Have you ever been totally convinced you didn’t like a certain food and then someone cooks it in a certain way, or you accidentally eat it, and suddenly you love it?
I did that with beets. I grew up with canned beets and decided I didn’t like them and stubbornly held onto that for a loooooooooong time.
Then one day, back when I was vegetarian, I was hungry and rushing through the San Francisco airport to catch a flight. As I ran, I rapidly scanned both sides of the terminal for the take-out restaurant with the shortest line, picked a place, and beelined to it.
I searched the cold case for pre-prepared salads and grabbed the only vegetarian one, not really looking at it.
When I finally got settled in my seat, I popped open the container and dug in. That salad was delicious! It was so good I had to stop eating and study it. It had greens and goat cheese and walnuts and… beets!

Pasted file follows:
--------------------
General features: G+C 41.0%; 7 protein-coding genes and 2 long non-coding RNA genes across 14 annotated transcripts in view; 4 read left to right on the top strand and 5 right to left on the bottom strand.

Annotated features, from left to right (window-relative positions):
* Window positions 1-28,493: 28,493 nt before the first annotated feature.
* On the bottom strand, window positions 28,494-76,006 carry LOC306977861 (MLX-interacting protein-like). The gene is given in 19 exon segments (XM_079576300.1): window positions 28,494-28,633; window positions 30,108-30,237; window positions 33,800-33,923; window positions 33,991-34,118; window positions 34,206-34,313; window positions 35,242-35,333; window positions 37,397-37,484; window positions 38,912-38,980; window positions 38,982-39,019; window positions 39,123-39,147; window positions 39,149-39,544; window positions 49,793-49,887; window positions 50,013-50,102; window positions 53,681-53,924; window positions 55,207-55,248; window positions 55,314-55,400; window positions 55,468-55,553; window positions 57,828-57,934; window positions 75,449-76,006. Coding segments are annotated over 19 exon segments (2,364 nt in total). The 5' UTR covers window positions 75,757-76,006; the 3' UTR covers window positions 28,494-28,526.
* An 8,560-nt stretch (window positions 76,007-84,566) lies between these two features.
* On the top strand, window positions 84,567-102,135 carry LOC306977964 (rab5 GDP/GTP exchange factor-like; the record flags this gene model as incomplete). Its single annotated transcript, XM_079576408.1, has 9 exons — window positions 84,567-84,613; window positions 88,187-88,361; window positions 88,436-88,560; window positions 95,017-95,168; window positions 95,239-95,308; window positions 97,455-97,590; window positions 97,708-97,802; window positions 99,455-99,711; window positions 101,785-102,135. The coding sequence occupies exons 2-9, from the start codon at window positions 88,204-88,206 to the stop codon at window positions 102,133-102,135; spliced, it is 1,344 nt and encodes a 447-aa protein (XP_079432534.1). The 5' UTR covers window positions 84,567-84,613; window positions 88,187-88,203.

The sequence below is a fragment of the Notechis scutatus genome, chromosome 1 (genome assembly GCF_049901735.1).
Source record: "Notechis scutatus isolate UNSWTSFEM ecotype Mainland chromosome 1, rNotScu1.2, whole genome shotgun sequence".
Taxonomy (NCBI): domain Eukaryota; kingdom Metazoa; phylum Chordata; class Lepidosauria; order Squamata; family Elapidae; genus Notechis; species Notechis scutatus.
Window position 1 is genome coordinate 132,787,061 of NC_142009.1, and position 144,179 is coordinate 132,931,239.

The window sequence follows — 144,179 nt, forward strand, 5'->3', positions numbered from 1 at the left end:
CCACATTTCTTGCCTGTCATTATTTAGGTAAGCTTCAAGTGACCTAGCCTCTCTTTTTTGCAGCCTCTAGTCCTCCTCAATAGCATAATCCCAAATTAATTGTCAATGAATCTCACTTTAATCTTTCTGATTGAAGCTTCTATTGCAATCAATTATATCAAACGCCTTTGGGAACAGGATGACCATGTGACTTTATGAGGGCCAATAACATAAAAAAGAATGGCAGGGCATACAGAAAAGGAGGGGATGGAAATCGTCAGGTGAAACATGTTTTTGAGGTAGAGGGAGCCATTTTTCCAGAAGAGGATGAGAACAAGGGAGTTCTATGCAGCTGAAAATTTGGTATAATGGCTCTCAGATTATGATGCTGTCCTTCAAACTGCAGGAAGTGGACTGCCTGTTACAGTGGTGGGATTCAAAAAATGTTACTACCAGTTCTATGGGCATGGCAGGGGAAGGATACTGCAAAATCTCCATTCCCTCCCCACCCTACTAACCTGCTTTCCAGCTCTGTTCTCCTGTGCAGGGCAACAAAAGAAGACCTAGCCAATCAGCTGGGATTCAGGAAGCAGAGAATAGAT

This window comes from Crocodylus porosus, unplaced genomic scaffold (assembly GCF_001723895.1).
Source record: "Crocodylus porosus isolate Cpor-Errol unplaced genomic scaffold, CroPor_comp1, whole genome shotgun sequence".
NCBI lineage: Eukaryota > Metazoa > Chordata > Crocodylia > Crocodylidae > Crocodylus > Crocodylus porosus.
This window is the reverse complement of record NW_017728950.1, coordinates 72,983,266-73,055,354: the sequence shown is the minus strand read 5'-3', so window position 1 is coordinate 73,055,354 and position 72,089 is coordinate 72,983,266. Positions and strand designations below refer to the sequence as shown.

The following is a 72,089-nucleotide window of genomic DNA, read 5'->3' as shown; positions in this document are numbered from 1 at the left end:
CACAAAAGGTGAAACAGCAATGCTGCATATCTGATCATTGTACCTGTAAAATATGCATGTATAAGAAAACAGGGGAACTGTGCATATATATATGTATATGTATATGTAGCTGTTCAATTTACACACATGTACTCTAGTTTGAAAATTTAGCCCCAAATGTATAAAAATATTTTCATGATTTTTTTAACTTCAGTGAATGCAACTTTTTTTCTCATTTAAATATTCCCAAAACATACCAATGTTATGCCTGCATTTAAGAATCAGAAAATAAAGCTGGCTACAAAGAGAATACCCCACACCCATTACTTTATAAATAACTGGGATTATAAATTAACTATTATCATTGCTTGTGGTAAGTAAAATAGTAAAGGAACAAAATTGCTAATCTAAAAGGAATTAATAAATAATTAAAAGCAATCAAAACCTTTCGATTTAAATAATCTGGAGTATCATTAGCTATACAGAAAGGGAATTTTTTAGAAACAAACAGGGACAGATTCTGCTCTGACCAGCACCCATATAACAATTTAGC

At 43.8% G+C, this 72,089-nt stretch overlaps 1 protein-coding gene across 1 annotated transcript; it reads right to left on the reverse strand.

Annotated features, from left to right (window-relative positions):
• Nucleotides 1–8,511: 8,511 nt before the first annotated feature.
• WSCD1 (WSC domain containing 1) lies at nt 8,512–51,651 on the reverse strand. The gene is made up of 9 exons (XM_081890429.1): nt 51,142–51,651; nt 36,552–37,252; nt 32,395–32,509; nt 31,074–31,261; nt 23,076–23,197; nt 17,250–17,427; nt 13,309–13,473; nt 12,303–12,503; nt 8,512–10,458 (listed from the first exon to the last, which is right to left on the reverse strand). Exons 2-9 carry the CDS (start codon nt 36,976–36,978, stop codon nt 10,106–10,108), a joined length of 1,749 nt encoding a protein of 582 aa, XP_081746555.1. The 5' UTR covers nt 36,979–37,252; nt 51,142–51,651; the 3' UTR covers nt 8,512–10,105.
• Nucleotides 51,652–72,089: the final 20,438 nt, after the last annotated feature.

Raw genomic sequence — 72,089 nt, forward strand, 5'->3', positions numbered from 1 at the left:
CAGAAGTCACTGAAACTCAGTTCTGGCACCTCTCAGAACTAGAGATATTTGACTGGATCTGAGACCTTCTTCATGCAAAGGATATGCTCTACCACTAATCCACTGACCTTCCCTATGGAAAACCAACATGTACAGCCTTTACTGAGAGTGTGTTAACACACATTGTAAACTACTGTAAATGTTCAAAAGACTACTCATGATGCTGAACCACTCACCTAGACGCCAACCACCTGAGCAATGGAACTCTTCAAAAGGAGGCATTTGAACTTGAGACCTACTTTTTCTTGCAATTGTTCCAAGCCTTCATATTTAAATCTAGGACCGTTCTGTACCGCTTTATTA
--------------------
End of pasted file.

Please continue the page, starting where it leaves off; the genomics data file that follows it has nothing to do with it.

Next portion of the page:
And I’ve loved beets ever since.
Surely you have a similar story, we all do.
We can get pretty hot about who we are and what we like. In psychology that’s called ego.
Another way to think about ego is separation from others. “You may like beets, but I don’t. I’m different than you.”
Ego is also a trait. Some people feel very connected and the same as other people. There are also those who think they are special and different from everyone else.
However, this ego trait is a habit and habits can be changed.
In the scope of food, laying down our ego a little and opening up to different foods is really healthy.
With the right attitude and exposure, we can start to like more and more foods. Including the wide variety of plants, legumes and vegetables available to us at our regular grocery store.
When I was studying in India, the spiritual master told us:
“Likes and dislikes are of the lower mind. Your higher self doesn’t hate brussels sprouts.”
And that stuck with me.
Turns out, my higher self doesn’t hate beets either.